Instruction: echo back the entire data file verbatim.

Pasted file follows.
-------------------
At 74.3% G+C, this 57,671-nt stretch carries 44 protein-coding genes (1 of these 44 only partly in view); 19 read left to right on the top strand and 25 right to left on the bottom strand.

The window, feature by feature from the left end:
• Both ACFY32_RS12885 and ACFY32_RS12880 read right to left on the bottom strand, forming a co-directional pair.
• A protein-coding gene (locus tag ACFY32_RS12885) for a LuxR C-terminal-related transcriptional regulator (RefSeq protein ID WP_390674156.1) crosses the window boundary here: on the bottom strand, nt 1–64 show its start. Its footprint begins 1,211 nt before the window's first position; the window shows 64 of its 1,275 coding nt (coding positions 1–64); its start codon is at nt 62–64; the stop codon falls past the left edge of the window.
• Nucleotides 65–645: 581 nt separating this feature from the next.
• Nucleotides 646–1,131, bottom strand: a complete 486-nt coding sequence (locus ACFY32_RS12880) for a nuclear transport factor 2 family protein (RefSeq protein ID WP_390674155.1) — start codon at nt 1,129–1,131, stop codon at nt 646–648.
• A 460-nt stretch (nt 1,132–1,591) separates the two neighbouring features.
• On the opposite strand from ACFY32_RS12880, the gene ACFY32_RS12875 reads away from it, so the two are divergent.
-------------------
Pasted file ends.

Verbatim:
At 74.3% G+C, this 57,671-nt stretch carries 44 protein-coding genes (1 of these 44 only partly in view); 19 read left to right on the top strand and 25 right to left on the bottom strand.

The window, feature by feature from the left end:
• Both ACFY32_RS12885 and ACFY32_RS12880 read right to left on the bottom strand, forming a co-directional pair.
• A protein-coding gene (locus tag ACFY32_RS12885) for a LuxR C-terminal-related transcriptional regulator (RefSeq protein ID WP_390674156.1) crosses the window boundary here: on the bottom strand, nt 1–64 show its start. Its footprint begins 1,211 nt before the window's first position; the window shows 64 of its 1,275 coding nt (coding positions 1–64); its start codon is at nt 62–64; the stop codon falls past the left edge of the window.
• Nucleotides 65–645: 581 nt separating this feature from the next.
• Nucleotides 646–1,131, bottom strand: a complete 486-nt coding sequence (locus ACFY32_RS12880) for a nuclear transport factor 2 family protein (RefSeq protein ID WP_390674155.1) — start codon at nt 1,129–1,131, stop codon at nt 646–648.
• A 460-nt stretch (nt 1,132–1,591) separates the two neighbouring features.
• On the opposite strand from ACFY32_RS12880, the gene ACFY32_RS12875 reads away from it, so the two are divergent.